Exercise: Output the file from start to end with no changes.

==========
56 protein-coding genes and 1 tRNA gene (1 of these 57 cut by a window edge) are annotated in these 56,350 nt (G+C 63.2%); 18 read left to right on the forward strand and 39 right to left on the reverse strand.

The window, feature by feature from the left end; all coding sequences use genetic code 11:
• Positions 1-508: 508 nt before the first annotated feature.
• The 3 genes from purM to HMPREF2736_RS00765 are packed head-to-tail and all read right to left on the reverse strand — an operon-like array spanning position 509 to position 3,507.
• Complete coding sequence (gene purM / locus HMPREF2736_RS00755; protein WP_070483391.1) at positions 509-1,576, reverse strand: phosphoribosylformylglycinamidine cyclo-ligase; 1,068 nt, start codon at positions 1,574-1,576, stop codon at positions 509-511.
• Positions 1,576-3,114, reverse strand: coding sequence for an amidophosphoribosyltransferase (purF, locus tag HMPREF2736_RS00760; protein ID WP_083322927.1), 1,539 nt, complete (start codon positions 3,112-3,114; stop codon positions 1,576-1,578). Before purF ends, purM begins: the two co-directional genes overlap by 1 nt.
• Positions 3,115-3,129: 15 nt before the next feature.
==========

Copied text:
56 protein-coding genes and 1 tRNA gene (1 of these 57 cut by a window edge) are annotated in these 56,350 nt (G+C 63.2%); 18 read left to right on the forward strand and 39 right to left on the reverse strand.

The window, feature by feature from the left end; all coding sequences use genetic code 11:
• Positions 1-508: 508 nt before the first annotated feature.
• The 3 genes from purM to HMPREF2736_RS00765 are packed head-to-tail and all read right to left on the reverse strand — an operon-like array spanning position 509 to position 3,507.
• Complete coding sequence (gene purM / locus HMPREF2736_RS00755; protein WP_070483391.1) at positions 509-1,576, reverse strand: phosphoribosylformylglycinamidine cyclo-ligase; 1,068 nt, start codon at positions 1,574-1,576, stop codon at positions 509-511.
• Positions 1,576-3,114, reverse strand: coding sequence for an amidophosphoribosyltransferase (purF, locus tag HMPREF2736_RS00760; protein ID WP_083322927.1), 1,539 nt, complete (start codon positions 3,112-3,114; stop codon positions 1,576-1,578). Before purF ends, purM begins: the two co-directional genes overlap by 1 nt.
• Positions 3,115-3,129: 15 nt before the next feature.